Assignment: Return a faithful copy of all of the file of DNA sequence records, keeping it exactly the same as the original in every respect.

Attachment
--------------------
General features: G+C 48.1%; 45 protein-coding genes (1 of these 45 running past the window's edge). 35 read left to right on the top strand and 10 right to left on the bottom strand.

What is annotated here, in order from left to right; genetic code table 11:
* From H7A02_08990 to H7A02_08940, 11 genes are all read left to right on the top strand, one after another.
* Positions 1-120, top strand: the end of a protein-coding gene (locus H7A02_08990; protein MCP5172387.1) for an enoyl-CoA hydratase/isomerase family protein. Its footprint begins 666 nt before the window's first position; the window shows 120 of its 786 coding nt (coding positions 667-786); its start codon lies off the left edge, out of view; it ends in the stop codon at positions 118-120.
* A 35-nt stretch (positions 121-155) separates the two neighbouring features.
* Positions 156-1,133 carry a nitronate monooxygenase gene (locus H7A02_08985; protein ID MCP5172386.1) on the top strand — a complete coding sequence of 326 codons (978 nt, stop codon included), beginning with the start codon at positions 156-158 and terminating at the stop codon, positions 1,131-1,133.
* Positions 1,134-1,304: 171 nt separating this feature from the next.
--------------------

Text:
General features: G+C 48.1%; 45 protein-coding genes (1 of these 45 running past the window's edge). 35 read left to right on the top strand and 10 right to left on the bottom strand.

What is annotated here, in order from left to right; genetic code table 11:
* From H7A02_08990 to H7A02_08940, 11 genes are all read left to right on the top strand, one after another.
* Positions 1-120, top strand: the end of a protein-coding gene (locus H7A02_08990; protein MCP5172387.1) for an enoyl-CoA hydratase/isomerase family protein. Its footprint begins 666 nt before the window's first position; the window shows 120 of its 786 coding nt (coding positions 667-786); its start codon lies off the left edge, out of view; it ends in the stop codon at positions 118-120.
* A 35-nt stretch (positions 121-155) separates the two neighbouring features.
* Positions 156-1,133 carry a nitronate monooxygenase gene (locus H7A02_08985; protein ID MCP5172386.1) on the top strand — a complete coding sequence of 326 codons (978 nt, stop codon included), beginning with the start codon at positions 156-158 and terminating at the stop codon, positions 1,131-1,133.
* Positions 1,134-1,304: 171 nt separating this feature from the next.